2012 Inductee

Growing up in Union, SC, Donald Farr's interests included cars and music. An avid fan of the Beatles, Donald learned to play guitar and has been in several bands throughout his life. Building plastic model cars in his spare time his interest in Mustangs grew with the purchase of a 1966 Mustang GT coupe by his grandfather. Today that GT coupe has been restored a second time and sits in Donald's garage, He drives it occasionally and takes it to local shows and cruise-ins.

When Donald became driving age his parents grew tired of him constantly borrowing the family car, so off to the used car lot they went. Fortunately for Donald, his father wasn't keen on buying another person's problem, so they eventually made their way to the local Ford dealer to look at Mustangs. The '71 models were out, but the dealer had a couple of '70s left over and Donald scored a '70 SportsRoof with a Boss-type stripe (many years later he'd learn that it was a Ford optional stripe package to boost sales). In 1974, he upgraded to a Boss 302 Mustang, which led him into his next phase-photojournalism.

That Boss 302 got Donald interested in seeking out like owners and joining SAAC and the MCA. At one of SAAC's meets Donald, practicing photography, was asked to take pictures at the event. These photos were published in the SAAC newsletter and eventually Donald suggested to SAAC's then president, Austin Craig, about writing his own column about Boss 302s. Austin agreed and Donald's exposure to photography and writing grew to the point he felt confident in replying to an ad he noticed from Larry Dobbs looking for writing contributions for Larry's magazine, Mustang Monthly. After contributing to the magazine Donald was offered the job as Mustang Monthly's first editor.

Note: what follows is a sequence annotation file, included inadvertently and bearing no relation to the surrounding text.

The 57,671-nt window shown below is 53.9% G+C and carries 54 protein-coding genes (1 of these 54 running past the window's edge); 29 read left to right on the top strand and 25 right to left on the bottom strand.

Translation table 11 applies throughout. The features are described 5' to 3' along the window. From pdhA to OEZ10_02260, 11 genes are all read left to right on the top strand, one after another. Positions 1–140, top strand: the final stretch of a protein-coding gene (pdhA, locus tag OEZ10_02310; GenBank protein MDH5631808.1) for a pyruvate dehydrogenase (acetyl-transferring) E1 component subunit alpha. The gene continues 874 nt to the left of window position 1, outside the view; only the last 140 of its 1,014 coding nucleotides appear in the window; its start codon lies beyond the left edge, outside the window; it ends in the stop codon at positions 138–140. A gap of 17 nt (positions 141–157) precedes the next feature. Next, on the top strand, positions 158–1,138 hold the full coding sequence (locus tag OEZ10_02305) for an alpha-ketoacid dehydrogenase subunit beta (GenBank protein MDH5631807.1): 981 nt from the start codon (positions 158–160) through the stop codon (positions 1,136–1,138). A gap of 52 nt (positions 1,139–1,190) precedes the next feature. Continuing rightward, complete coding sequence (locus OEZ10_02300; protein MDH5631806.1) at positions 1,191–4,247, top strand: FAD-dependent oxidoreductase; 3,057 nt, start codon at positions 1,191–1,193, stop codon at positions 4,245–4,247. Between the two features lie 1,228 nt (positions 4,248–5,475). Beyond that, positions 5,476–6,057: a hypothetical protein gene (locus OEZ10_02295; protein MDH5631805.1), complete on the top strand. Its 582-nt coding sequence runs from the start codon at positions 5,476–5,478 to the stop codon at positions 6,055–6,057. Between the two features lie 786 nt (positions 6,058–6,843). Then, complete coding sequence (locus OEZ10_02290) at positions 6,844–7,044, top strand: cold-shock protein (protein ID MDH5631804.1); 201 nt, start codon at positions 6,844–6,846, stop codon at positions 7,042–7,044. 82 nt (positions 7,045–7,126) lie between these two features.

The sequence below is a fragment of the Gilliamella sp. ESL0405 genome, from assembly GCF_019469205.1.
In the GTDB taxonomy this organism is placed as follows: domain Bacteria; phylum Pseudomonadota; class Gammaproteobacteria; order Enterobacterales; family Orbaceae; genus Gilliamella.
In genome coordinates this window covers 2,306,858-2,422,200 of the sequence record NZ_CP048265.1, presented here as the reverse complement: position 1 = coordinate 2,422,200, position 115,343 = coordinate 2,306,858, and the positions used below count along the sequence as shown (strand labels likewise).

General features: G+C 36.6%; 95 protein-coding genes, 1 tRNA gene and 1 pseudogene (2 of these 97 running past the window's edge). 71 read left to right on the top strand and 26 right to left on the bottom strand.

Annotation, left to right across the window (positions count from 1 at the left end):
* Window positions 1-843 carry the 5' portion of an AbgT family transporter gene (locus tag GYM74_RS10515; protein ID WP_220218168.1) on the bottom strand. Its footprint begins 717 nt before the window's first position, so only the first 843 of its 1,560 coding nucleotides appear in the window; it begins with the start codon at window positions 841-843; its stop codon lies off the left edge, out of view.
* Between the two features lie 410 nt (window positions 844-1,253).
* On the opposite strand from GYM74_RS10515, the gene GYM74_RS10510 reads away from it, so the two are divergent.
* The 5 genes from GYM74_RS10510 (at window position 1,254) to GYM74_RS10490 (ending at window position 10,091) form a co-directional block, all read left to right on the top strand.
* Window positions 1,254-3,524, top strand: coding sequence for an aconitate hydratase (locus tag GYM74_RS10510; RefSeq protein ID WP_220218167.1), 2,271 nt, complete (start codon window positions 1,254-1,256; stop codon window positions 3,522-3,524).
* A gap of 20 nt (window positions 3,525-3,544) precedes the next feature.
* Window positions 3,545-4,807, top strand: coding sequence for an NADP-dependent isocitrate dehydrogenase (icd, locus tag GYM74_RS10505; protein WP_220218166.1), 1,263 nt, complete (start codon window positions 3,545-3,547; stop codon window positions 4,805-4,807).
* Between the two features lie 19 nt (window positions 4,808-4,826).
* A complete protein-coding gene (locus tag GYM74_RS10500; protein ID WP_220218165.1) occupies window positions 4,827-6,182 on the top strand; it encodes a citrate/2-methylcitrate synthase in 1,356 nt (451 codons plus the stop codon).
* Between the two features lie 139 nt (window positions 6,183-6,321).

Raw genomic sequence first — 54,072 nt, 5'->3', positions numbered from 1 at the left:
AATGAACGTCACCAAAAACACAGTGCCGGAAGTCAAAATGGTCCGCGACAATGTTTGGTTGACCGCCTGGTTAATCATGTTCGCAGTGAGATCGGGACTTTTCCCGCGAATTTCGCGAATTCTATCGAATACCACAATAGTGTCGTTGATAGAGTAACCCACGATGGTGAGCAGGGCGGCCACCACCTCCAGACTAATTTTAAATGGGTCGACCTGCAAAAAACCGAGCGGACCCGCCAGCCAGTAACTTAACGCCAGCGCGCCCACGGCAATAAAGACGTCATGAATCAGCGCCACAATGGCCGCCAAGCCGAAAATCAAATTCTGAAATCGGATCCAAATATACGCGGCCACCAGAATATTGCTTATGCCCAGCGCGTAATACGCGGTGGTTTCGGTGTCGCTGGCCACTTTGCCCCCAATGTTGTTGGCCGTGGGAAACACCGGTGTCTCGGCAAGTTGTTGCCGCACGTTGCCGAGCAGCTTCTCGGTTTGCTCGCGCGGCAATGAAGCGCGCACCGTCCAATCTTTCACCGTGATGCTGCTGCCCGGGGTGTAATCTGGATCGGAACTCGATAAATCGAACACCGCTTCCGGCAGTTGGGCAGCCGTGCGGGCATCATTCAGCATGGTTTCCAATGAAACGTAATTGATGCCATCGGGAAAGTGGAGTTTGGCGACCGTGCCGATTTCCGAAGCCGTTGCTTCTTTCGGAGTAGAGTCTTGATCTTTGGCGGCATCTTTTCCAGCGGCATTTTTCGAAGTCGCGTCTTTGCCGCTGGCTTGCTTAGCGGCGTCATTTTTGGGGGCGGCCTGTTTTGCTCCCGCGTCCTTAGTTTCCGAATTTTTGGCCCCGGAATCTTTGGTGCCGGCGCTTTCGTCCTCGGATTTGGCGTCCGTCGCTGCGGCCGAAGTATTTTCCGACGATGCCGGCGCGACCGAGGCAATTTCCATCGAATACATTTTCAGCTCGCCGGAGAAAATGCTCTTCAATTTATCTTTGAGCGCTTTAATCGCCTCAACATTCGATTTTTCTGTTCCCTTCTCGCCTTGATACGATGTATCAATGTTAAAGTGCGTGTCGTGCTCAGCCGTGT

In a June 1987 editorial, Donald boldly expressed his views on Ford Motor Company's plan to build what he referred to as a Mazdastang-a front-wheel drive, RX-7-looking version of the Mazda 626. Ford had scheduled it as a 1989 model. Recalling the 1968 writing campaign to persuade Ford to build a high-performance street car, Donald enlisted all readers to write a simple post card, or a long letter, to Ford President Donald Peterson stating "No Japanese Mustang, please." He then proceeded to give Mr. Peterson's address at Ford World Headquarters. That campaign spread farther than the pages of Mustang Monthly and the end result was "No Mazdastang" for Mustang enthusiasts worldwide. Ford stuck to the rear-wheel-drive performance Mustang, and the Mustang lives on!

Donald authored several books including the Mustang Recognition Guide, which is used by editors and enthusiasts alike, and the famous Mustang Boss 302 Ford's Trans-Am Pony Car, which is now a highly sought-after collectible, and the most accurate source of material for Boss 302s. He also has authored a newer edition of the aforementioned book, Mustang Boss 302: From Racing Legend to Modern Muscle Car.

Over the years Donald's tenure at Mustang Monthly has seen him through several generations and redesigns of our beloved Mustang, involved in countless events, book signings, guest speaking, and more. Donald was promoted to editorial director for Dobbs Publishing Group, before leaving to run a Mustang- themed website for a few years after Larry sold the company to Petersen Publishing. Donald eventually returned to his roots and was reunited with the editor's chair at Mustang Monthly a short time later. Donald holds the distinction of being the editor of Mustang Monthly longer (cumulatively) than any previous editors, and has published a revised version of his famous Boss 302 book.

Donald has made significant contributions to the Mustang hobby over the past 30-plus years. He has educated us all on Mustang facts that were long forgotten. He has represented every Mustang enthusiast in countless ways through his editorial position at Mustang Monthly, and as an avid Mustang enthusiast himself. He is the consummate professional and genuinely of the nicest Mustang guys ever!